just reread this for my class. there are so many issues this book brings up, it's hard to do justice to all of them. first of all, the devastating conjust reread this for my class. there are so many issues this book brings up, it's hard to do justice to all of them. first of all, the devastating consequences of parental neglect and parental abuse. secondly, how abused kids can and often do develop an amazing tenderness and capacity for love that makes them treasures of comfort and light to others. then, how abuse breeds abuse, how trauma forces itself into daily life and exacts endless repetition. fourth, the role of lying in the book and outside the book (is a narrator who owns up to being a habitual liar ipso facto an unreliable narrator? if not, why should we believe her?). fifth, the appalling treatment people get in mental institutions, across the board, all the time, at all ages, with all diagnoses, period. narrative after narrative testifies to this. our mental health system is so broken you want to put your face in your hands and cry. yet, the "mentally ill" are one of the weakest constituencies in the population. they have no in-built credibility, they are frightened and traumatized, they are held captive against their will, they are tremendously needy, they are often poor and resourceless, so there isn't much hope for reform. sixth, gender identity disorder and all the bullshit mistique of gender norms as represented, among other bullshit places, in the DSM. seventh, what are we to do with kids whose parents are unable to manage them? see the slew of dropped-off kids in nebraska once the legislature passed its safe-haven law, which it hastened to modify). eighth: transgender kids. ninth: sexual abuse in mental facilities and how it is overlooked and even to some extent condoned. ninth, how the psychiatric community has given up on talking to patients and truly "treating" (i.e. helping) them. tenth, how there is little viable treatment for anyone suffering from mental pain anywhere in this country unless they are rolling in dough and lucky enough to find a professional and compassionate therapist.
ten neat points.
this book is written beautifully, lyrically, and effectively. it's a short book, and daphne will enchant you. (don't forget, at the end, to check her out on the net.)...more
lesbian fiction for the thinking person. i love this book so much, i am so impressed by it, i wish everyone in the world read it. no, not everyone: julesbian fiction for the thinking person. i love this book so much, i am so impressed by it, i wish everyone in the world read it. no, not everyone: just every woman who works with/for women and thinks she can peg one or the other down. there is no truth in human matters -- it's all very complex, slippery, and fascinating....more
this is my second time around, after many years, and i still find this books exceptional. first of all, kate millett writes beautifully. this woman'sthis is my second time around, after many years, and i still find this books exceptional. first of all, kate millett writes beautifully. this woman's had many careers -- artist, activist, feminist theorist, writer -- but if her talents resided only in putting words in sequence and saying amazing things with them, she should still be qualified as a genius.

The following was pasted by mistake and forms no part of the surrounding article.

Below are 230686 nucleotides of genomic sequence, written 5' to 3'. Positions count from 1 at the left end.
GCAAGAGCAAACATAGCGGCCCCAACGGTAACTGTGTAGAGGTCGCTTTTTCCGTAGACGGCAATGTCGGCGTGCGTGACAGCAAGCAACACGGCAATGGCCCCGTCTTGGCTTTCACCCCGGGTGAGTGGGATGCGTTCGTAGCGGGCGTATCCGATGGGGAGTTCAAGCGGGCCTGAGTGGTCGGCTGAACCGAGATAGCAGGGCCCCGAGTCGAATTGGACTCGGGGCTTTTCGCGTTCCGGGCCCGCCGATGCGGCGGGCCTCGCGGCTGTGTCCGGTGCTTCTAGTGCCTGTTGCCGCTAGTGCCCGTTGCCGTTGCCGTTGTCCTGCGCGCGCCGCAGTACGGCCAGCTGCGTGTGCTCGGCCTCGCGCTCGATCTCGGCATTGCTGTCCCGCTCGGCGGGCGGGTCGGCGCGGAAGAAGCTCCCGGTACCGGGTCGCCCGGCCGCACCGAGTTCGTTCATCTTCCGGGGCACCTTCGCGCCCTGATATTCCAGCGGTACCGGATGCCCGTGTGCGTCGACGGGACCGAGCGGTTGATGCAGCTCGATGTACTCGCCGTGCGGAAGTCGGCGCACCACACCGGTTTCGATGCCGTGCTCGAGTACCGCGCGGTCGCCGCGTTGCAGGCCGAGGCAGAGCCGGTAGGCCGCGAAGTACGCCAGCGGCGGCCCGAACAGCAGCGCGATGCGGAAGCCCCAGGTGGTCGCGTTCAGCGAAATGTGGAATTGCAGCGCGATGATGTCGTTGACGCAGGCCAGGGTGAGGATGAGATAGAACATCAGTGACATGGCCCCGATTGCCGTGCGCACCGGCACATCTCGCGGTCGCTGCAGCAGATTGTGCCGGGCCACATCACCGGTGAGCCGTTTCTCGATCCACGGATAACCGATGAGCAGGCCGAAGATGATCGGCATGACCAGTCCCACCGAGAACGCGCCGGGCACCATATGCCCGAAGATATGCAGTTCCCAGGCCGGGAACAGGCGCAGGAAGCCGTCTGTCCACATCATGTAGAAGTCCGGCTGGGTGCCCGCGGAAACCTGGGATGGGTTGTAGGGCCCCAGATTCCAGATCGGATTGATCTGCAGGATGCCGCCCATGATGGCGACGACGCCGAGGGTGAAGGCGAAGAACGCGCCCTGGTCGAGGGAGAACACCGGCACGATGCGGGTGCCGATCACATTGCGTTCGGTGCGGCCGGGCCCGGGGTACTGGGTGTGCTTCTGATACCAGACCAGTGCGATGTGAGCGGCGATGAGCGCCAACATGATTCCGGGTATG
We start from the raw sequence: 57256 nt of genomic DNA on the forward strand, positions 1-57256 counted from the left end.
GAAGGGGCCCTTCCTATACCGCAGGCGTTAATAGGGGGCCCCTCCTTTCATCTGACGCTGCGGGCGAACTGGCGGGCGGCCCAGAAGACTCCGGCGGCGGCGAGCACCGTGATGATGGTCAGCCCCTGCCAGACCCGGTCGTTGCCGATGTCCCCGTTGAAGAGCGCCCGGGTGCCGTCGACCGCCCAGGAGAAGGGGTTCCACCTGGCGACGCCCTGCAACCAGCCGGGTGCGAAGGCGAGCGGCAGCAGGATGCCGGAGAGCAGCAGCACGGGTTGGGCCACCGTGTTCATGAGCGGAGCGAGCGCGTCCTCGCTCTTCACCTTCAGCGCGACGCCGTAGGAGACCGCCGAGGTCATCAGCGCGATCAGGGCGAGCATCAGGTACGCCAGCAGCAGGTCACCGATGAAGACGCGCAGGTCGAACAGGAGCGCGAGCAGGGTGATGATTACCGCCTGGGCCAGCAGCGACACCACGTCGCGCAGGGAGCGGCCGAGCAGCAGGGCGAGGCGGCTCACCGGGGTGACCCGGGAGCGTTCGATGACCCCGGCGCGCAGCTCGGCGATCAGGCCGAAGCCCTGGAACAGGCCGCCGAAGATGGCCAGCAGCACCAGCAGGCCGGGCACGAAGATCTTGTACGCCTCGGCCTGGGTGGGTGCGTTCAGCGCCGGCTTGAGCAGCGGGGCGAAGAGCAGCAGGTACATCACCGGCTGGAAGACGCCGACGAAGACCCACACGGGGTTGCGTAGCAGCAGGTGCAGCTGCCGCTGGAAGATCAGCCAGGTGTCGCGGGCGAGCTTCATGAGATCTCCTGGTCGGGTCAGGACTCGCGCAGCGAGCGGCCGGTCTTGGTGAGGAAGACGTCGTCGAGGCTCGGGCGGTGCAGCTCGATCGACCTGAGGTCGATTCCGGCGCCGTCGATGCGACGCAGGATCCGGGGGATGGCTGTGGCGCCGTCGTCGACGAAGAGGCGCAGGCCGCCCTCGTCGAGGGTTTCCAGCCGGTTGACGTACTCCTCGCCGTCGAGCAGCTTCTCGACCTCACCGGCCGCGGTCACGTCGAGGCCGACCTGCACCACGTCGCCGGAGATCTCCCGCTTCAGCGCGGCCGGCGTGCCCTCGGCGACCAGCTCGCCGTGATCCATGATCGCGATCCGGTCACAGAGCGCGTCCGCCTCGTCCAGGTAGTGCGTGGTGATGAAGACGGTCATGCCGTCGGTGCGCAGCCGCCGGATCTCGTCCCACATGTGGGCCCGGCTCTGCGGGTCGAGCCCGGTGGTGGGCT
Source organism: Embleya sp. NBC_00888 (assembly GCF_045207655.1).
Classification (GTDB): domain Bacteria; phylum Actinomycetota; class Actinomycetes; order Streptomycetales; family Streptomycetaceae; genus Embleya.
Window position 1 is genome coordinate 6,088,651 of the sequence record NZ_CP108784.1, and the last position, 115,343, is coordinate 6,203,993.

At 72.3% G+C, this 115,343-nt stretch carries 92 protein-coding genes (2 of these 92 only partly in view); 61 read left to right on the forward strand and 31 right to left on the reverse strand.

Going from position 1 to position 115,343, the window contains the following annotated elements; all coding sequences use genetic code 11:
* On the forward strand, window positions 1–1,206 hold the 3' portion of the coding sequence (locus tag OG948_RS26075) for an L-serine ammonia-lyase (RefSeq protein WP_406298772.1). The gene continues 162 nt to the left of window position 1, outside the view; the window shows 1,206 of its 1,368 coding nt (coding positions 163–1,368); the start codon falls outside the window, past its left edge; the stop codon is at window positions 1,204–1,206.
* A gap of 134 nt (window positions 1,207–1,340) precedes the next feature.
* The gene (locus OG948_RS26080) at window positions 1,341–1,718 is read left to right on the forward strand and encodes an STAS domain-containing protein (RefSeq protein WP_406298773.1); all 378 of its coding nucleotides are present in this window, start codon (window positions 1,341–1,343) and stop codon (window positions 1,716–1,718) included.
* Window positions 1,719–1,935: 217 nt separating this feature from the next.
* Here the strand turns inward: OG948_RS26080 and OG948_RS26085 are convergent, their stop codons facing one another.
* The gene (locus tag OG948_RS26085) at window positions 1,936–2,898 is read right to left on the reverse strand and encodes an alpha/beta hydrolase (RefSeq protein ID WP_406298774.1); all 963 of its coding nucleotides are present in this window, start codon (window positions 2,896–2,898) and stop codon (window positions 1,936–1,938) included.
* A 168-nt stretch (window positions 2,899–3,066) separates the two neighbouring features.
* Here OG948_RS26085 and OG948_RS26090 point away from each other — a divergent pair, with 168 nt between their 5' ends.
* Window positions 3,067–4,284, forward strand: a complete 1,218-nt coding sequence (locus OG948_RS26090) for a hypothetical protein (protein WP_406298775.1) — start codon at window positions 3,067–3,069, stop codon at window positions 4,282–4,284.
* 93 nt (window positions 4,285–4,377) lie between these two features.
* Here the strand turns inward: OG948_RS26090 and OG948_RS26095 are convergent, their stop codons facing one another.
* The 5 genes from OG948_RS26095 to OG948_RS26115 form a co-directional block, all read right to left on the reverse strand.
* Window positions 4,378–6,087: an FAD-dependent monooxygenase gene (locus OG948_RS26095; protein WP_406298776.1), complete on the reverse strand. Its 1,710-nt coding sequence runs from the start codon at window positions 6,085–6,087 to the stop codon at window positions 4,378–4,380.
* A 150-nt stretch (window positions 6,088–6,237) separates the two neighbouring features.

this book oozes pain. if you cannot deal with pain, you should not read it, otherwise you'll find it long, verbose, overwritten, or self-indulgent. autobiographical writing about pain is possibly self-indulgent by definition: the writer indulges one's own distress enough to put it down on paper and present it to everyone's eye to contemplate, hopefully with sympathy. it's hard to be detached, ironic, funny, or lithe if you write about horror. it's hard to convey the sense of "being over it" (isn't this what we require of those who talk about their suffering, a sort of heroic self-transcendence?). kate millett has all the reasons in the world not to be over it. it is thanks to that fact that she isn't anywhere near over it that those who have experienced her selfsame pain can read this and find themselves home. kate millett provides a home for a category of people who feel so dispossessed and persecuted, they think they are never entitled to a home ever again.
in more than 300 thickly printed pages, kate millett describes what happened to her when her next-of-kins decided she was bipolar (they didn't mind about the depression, only about the mania) and had her hospitalized. the devastation millett, by then an accomplished and famous writer and artist, not to mention a university professor, felt at this sudden loss of autonomy and personhood is heartbreaking. her world crumbled. when you are labeled with "certifiable" (as in by a doctor) insanity, anything you say will be used against you. it is perhaps the most insidious and unfightable form of invalidation. it erodes, not only your standing in the world, but also your faith in others and yourself.